In keeping with the spirit of renewal in the South African wine industry, in recent years over 40% of the vineyards have been replanted as the industry has realigned its product to compete globally, moving from volume production to noble cultivars and quality wines. South African vineyards have been dominated by white grape varieties but the trend now is towards a more market-driven balance between white and red.
Some of our oldest grape varieties (also called cultivars) date back to ancient times and were developed from wild vines. The original wild vine belongs to the genus Vitis and it is generally accepted that it was cultivated for the first time in Asia Minor, south of the Caspian and Black seas.
All the wine grape varieties cultivated in South Africa, which were originally imported from Europe, belong to the species Vitis vinifera. Unfortunately the roots of European vines are susceptible to an insect disease called phylloxera and, in order to avoid it, they are often grafted onto American rootstock which is largely resistant to the insect.
A vine yields its first crop after three years and is fully productive after five. On average, the South African vineyard is replaced after 25 years but this depends on factors such as the area in which it is situated and how heavily it has yielded. Generally, its lifespan may be anything between 15 and 30 years although vines as old as 100 years still in production can be found.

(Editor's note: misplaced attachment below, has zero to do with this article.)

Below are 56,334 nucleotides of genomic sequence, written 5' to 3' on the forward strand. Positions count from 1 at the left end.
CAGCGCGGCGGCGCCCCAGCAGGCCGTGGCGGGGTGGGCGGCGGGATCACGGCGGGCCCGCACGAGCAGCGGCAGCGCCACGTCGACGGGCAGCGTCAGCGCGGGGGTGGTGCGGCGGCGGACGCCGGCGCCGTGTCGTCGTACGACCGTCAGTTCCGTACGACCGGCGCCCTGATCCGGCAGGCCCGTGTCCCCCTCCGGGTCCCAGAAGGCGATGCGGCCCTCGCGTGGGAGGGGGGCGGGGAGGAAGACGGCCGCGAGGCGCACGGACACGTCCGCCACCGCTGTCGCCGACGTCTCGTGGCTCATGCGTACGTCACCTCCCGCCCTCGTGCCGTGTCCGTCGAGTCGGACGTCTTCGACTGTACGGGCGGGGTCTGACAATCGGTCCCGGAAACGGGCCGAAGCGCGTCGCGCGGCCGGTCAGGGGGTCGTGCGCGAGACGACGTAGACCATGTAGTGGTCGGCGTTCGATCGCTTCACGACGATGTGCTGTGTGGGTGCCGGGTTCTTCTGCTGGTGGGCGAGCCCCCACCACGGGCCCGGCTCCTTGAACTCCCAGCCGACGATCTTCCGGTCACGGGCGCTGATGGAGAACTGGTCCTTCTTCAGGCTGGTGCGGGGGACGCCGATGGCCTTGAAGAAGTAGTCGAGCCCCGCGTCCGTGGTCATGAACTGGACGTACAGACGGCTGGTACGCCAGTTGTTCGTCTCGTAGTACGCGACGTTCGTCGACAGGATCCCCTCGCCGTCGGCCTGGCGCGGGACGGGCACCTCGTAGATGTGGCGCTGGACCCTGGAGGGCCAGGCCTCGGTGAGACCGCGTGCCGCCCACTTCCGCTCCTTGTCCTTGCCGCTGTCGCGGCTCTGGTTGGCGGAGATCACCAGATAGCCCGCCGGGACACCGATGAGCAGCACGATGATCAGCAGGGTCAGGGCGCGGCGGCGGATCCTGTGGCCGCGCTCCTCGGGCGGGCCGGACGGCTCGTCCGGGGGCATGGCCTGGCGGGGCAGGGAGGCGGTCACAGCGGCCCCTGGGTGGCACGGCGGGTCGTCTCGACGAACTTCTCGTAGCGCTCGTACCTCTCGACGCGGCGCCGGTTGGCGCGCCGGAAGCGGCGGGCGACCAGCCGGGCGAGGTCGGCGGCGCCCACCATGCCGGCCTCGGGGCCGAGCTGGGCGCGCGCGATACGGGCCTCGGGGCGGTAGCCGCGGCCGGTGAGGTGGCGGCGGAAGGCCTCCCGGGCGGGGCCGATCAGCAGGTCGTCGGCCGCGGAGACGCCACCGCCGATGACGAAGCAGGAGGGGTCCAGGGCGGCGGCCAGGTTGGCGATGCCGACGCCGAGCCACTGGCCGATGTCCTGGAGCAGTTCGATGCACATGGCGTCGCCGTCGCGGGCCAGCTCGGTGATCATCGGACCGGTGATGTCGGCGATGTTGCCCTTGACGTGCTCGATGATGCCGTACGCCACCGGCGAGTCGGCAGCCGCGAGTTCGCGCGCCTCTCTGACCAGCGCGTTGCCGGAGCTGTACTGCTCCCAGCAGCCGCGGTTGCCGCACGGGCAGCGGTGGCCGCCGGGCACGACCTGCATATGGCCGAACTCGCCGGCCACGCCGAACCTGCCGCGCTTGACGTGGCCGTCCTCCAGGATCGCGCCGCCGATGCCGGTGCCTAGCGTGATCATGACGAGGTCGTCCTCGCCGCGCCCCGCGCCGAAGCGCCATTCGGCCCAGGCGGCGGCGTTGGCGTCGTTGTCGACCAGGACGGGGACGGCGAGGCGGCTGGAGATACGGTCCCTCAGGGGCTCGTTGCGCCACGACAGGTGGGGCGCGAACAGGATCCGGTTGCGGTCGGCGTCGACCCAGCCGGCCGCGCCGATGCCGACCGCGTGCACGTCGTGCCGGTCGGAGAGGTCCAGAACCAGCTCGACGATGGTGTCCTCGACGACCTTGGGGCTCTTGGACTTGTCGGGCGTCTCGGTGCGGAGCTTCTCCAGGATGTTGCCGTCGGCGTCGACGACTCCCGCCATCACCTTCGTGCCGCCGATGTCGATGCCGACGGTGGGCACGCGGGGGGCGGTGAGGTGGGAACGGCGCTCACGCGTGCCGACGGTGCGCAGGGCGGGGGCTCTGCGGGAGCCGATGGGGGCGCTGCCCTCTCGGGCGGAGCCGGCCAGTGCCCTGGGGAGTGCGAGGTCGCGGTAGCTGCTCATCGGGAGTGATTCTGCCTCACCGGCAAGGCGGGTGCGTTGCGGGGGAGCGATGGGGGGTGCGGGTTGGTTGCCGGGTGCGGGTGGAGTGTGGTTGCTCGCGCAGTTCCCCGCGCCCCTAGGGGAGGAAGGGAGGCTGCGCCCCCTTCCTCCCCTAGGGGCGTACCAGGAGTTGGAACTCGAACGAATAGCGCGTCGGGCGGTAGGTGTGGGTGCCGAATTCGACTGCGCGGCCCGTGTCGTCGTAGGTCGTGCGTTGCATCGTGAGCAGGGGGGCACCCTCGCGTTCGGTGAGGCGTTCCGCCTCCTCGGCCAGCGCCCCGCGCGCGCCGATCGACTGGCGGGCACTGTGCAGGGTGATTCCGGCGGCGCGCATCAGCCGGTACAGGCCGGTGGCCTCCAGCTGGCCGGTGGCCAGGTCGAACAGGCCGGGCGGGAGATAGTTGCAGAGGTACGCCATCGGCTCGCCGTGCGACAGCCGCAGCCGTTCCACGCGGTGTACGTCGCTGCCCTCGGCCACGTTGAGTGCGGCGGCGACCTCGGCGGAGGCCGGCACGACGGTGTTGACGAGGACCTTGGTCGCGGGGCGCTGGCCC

South African wine
The vine is a remarkable plant which lends itself to selection, propagation and grafting factors which make possible a continuous improvement in both plant and quality. Although most of the vine varieties cultivated here today were originally imported, up to now six local crossings have been released. The best known of these is a red variety, Pinotage, a hybrid of Pinot Noir and Hermitage (Cinsaut), which is cultivated locally on a fairly large scale.